Horizontal axis indicate features on chromosomes. Y axis displays multiple chromosomes.
This is more of a comment, than an answer, but jrj.healey's answer is perhaps a better match than a typical "joy plot", as it renders the z-axis at an angle. However, another option that may be less confusing is a 2D heatmap. It doesn't rely on your audience guessing at the y-axis or "height" of the datapoint, which already has an ambiguous x-axis position, by shifting the z-axis off-center.
A 2D heatmap gives you a strict grid of chromosome rows, genomic position columns, and cells are colored from low to high saturation based on some normalized numerical scale (your example plot's antisense/sense ratio). A 2D heatmap may be less visually exciting than a modified joy-plot, but it will also be less ambiguous in terms of interpretation.
If this is from the publication, please provide the link to the paper, so we can see the context, then maybe we could suggest a better visualisation. At the moment, it looks like there is no need to make the y-axis tilted.
Check this post from a few hours ago, providing a lot of links to previous posts on this.
It's not a 2D plot, it's 3D. Maybe try plots allowing 3 axes including categorical data?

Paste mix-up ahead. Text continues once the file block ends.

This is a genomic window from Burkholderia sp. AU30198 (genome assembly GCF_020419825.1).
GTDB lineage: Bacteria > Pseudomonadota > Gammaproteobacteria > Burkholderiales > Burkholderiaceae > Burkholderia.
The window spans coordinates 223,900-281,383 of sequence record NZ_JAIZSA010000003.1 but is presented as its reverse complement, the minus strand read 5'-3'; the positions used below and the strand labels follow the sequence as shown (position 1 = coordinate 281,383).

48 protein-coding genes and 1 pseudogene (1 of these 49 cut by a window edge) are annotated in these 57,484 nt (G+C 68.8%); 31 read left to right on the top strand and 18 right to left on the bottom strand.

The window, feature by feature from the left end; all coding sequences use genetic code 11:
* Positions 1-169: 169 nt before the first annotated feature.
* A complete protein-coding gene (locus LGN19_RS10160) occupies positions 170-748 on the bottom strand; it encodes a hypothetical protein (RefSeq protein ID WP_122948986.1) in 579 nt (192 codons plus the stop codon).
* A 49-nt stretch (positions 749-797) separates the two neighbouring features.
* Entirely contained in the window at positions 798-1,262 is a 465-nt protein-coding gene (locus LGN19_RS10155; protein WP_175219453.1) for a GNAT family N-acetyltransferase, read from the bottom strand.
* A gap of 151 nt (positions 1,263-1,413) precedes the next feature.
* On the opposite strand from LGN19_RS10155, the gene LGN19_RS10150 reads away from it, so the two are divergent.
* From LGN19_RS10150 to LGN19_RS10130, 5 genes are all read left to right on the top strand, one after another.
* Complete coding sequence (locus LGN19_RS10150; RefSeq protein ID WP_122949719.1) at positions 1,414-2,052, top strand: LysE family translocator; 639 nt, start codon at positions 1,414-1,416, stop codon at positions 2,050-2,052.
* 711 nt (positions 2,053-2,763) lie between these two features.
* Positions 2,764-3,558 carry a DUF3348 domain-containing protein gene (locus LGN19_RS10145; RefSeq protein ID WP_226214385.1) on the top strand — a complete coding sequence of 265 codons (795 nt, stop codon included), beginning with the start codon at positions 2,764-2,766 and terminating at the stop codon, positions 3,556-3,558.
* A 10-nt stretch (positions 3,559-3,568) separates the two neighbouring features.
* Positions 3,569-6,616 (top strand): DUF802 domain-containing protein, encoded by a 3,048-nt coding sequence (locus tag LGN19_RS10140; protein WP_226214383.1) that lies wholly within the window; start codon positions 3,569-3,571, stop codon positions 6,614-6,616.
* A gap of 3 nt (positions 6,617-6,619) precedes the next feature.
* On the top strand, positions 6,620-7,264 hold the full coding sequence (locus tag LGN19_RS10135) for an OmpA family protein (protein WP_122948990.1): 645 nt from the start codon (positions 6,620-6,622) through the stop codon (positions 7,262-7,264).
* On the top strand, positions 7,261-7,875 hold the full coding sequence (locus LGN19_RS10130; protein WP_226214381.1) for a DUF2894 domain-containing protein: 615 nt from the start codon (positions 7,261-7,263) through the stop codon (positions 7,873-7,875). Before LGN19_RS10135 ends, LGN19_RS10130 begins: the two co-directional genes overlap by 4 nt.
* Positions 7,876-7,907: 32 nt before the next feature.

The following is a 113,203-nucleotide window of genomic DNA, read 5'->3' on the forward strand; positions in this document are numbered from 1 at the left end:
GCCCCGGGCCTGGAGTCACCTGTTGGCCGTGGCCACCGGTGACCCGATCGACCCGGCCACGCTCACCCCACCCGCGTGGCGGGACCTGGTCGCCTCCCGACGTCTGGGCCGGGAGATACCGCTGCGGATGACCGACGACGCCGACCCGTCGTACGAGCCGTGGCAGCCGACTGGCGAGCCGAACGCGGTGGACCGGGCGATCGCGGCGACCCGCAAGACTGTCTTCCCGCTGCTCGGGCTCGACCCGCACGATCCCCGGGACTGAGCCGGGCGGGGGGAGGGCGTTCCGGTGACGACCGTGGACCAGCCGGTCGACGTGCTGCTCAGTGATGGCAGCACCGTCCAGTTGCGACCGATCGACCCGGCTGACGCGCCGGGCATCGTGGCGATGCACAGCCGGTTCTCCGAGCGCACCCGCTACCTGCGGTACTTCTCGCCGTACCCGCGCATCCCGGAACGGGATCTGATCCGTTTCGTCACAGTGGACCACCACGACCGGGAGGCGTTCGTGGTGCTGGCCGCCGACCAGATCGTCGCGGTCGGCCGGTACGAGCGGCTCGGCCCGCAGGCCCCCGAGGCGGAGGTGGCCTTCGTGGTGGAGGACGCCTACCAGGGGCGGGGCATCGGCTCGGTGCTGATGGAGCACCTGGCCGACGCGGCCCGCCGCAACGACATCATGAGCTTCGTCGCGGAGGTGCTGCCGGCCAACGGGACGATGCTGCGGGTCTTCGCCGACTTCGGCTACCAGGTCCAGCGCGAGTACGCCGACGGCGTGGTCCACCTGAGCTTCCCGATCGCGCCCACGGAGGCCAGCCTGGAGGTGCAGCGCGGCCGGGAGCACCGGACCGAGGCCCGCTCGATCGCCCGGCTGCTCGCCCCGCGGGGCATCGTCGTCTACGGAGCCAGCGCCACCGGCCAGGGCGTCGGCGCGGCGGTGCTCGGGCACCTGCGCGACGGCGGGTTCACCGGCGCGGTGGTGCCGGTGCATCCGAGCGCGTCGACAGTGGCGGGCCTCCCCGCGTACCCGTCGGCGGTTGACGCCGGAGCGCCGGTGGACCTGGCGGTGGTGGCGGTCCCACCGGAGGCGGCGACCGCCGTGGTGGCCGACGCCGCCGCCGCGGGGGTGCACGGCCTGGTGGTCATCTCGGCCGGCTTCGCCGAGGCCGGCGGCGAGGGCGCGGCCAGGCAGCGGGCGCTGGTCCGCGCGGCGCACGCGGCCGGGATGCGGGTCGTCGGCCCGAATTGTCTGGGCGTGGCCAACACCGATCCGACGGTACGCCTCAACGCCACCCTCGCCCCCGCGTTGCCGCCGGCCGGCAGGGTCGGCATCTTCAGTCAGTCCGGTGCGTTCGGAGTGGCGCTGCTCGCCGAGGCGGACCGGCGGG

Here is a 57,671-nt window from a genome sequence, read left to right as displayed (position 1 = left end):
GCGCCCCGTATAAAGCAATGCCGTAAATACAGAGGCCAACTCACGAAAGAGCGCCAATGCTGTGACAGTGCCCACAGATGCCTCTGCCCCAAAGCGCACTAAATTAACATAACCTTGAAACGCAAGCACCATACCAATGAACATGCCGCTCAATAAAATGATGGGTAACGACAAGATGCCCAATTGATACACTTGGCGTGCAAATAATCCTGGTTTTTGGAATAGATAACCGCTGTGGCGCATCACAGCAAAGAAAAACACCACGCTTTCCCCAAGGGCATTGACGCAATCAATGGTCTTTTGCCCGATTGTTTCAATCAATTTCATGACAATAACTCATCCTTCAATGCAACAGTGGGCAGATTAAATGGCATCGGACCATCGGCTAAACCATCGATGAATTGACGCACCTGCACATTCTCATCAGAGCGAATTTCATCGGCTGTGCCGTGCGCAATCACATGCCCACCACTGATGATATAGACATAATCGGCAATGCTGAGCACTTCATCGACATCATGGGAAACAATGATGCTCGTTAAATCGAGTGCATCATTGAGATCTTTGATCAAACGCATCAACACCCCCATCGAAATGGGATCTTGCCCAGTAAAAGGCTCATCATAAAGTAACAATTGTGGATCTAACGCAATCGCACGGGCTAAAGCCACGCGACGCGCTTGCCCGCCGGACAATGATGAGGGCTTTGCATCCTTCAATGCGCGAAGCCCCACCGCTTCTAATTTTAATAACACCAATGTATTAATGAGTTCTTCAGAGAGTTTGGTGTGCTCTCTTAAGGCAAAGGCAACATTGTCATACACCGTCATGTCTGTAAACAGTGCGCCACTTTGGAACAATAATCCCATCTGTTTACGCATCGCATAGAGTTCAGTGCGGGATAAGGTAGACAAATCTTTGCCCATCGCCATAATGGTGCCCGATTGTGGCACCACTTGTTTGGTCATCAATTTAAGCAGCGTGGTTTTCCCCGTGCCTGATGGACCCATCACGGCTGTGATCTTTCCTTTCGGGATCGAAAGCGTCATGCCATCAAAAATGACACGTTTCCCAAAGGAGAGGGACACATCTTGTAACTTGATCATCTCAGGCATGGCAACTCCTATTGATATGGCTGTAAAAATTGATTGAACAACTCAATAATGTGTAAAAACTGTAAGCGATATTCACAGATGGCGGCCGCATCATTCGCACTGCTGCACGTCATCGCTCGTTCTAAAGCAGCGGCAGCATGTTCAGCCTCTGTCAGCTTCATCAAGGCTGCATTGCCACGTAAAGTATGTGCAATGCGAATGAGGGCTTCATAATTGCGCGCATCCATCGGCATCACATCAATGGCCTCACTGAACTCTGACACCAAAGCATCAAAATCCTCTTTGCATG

EDIT: nevermind, I see that a link was added above by ATpoint. We really need a way to promote in-line replies as the answer.
@ATPoint is only referring to a thread from earlier today which has several relevant links already posted.
If such replies answer the question, they can always be moved to an answer by a moderator.
Of course, but it seems this seldom happens. I'm guessing it's b/c doing so requires the submitter to request this of a moderator?
Once you have >200 rep (I think), you can moderate your own posts, including moving comments to answers etc.
Chris Fields : Mods keep a close watch but would be happy to know of any candidates that we may miss. You are welcome to join the biostar slack channel biostar.slack.com) and post those links in #general channel.
It wouldn't be the same, but you can make a similar plot with ggridges R package: https://cran.r-project.org/web/packages/ggridges/vignettes/introduction.html
Looks similar to a waterfall plot to me, but with more discrete data.
You can make nice 3d plots like this with plot_ly in R.
Its not totally clear to me what the Z axis is counts of, but it should be easy enough to plot.
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